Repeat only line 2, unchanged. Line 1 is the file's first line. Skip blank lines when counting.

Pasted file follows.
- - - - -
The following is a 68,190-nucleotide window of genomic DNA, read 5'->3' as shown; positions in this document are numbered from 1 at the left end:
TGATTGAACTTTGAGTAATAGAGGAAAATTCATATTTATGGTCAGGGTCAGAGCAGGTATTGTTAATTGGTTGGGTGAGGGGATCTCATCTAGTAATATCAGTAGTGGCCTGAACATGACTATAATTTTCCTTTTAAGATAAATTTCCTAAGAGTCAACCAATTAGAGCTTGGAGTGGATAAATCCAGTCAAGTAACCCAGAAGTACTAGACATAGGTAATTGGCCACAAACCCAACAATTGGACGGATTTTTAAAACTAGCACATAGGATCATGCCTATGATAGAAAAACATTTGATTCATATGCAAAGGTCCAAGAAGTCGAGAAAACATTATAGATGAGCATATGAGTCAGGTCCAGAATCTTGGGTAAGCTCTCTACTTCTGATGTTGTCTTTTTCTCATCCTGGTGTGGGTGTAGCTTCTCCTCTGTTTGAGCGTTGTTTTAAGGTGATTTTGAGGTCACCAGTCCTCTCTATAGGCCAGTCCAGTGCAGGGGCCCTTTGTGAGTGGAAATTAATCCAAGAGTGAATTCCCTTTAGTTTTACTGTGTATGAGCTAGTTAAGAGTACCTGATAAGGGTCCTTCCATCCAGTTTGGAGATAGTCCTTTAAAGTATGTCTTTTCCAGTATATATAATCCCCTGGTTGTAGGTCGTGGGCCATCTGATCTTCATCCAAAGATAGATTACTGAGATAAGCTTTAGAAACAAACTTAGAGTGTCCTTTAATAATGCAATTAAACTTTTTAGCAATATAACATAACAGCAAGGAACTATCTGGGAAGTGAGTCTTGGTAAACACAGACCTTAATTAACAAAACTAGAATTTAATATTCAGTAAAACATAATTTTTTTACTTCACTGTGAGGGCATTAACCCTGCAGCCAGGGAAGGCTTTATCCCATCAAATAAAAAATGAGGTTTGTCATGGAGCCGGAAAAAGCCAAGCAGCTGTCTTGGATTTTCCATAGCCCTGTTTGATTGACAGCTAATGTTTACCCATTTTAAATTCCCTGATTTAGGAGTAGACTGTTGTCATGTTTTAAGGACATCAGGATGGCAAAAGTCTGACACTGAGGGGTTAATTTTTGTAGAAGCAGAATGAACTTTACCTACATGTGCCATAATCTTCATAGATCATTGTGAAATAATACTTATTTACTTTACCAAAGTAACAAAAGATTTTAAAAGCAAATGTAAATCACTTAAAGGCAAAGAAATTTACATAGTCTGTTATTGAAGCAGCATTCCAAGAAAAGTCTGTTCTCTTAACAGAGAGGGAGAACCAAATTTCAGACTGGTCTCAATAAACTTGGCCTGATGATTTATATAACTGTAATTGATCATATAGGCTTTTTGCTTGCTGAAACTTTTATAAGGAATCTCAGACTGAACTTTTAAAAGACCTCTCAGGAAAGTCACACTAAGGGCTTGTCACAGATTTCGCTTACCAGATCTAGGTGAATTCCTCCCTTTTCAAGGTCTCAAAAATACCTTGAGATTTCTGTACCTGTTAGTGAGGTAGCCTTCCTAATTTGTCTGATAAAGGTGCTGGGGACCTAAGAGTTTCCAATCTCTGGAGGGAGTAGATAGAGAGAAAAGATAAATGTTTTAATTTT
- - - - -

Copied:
TGATTGAACTTTGAGTAATAGAGGAAAATTCATATTTATGGTCAGGGTCAGAGCAGGTATTGTTAATTGGTTGGGTGAGGGGATCTCATCTAGTAATATCAGTAGTGGCCTGAACATGACTATAATTTTCCTTTTAAGATAAATTTCCTAAGAGTCAACCAATTAGAGCTTGGAGTGGATAAATCCAGTCAAGTAACCCAGAAGTACTAGACATAGGTAATTGGCCACAAACCCAACAATTGGACGGATTTTTAAAACTAGCACATAGGATCATGCCTATGATAGAAAAACATTTGATTCATATGCAAAGGTCCAAGAAGTCGAGAAAACATTATAGATGAGCATATGAGTCAGGTCCAGAATCTTGGGTAAGCTCTCTACTTCTGATGTTGTCTTTTTCTCATCCTGGTGTGGGTGTAGCTTCTCCTCTGTTTGAGCGTTGTTTTAAGGTGATTTTGAGGTCACCAGTCCTCTCTATAGGCCAGTCCAGTGCAGGGGCCCTTTGTGAGTGGAAATTAATCCAAGAGTGAATTCCCTTTAGTTTTACTGTGTATGAGCTAGTTAAGAGTACCTGATAAGGGTCCTTCCATCCAGTTTGGAGATAGTCCTTTAAAGTATGTCTTTTCCAGTATATATAATCCCCTGGTTGTAGGTCGTGGGCCATCTGATCTTCATCCAAAGATAGATTACTGAGATAAGCTTTAGAAACAAACTTAGAGTGTCCTTTAATAATGCAATTAAACTTTTTAGCAATATAACATAACAGCAAGGAACTATCTGGGAAGTGAGTCTTGGTAAACACAGACCTTAATTAACAAAACTAGAATTTAATATTCAGTAAAACATAATTTTTTTACTTCACTGTGAGGGCATTAACCCTGCAGCCAGGGAAGGCTTTATCCCATCAAATAAAAAATGAGGTTTGTCATGGAGCCGGAAAAAGCCAAGCAGCTGTCTTGGATTTTCCATAGCCCTGTTTGATTGACAGCTAATGTTTACCCATTTTAAATTCCCTGATTTAGGAGTAGACTGTTGTCATGTTTTAAGGACATCAGGATGGCAAAAGTCTGACACTGAGGGGTTAATTTTTGTAGAAGCAGAATGAACTTTACCTACATGTGCCATAATCTTCATAGATCATTGTGAAATAATACTTATTTACTTTACCAAAGTAACAAAAGATTTTAAAAGCAAATGTAAATCACTTAAAGGCAAAGAAATTTACATAGTCTGTTATTGAAGCAGCATTCCAAGAAAAGTCTGTTCTCTTAACAGAGAGGGAGAACCAAATTTCAGACTGGTCTCAATAAACTTGGCCTGATGATTTATATAACTGTAATTGATCATATAGGCTTTTTGCTTGCTGAAACTTTTATAAGGAATCTCAGACTGAACTTTTAAAAGACCTCTCAGGAAAGTCACACTAAGGGCTTGTCACAGATTTCGCTTACCAGATCTAGGTGAATTCCTCCCTTTTCAAGGTCTCAAAAATACCTTGAGATTTCTGTACCTGTTAGTGAGGTAGCCTTCCTAATTTGTCTGATAAAGGTGCTGGGGACCTAAGAGTTTCCAATCTCTGGAGGGAGTAGATAGAGAGAAAAGATAAATGTTTTAATTTT